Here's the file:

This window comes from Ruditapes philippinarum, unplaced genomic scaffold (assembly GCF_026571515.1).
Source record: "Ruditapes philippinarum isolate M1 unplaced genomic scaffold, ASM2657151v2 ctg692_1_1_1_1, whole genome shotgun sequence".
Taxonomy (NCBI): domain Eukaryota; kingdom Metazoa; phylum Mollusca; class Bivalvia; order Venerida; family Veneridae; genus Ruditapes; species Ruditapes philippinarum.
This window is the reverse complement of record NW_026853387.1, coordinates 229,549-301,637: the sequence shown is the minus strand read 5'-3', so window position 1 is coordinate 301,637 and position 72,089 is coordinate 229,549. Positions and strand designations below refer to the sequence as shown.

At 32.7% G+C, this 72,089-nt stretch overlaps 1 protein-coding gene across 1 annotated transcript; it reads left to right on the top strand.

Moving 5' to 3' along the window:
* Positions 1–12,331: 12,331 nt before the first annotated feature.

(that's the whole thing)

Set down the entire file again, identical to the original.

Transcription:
This window comes from Ruditapes philippinarum, unplaced genomic scaffold (assembly GCF_026571515.1).
Source record: "Ruditapes philippinarum isolate M1 unplaced genomic scaffold, ASM2657151v2 ctg692_1_1_1_1, whole genome shotgun sequence".
Taxonomy (NCBI): domain Eukaryota; kingdom Metazoa; phylum Mollusca; class Bivalvia; order Venerida; family Veneridae; genus Ruditapes; species Ruditapes philippinarum.
This window is the reverse complement of record NW_026853387.1, coordinates 229,549-301,637: the sequence shown is the minus strand read 5'-3', so window position 1 is coordinate 301,637 and position 72,089 is coordinate 229,549. Positions and strand designations below refer to the sequence as shown.

At 32.7% G+C, this 72,089-nt stretch overlaps 1 protein-coding gene across 1 annotated transcript; it reads left to right on the top strand.

Moving 5' to 3' along the window:
* Positions 1–12,331: 12,331 nt before the first annotated feature.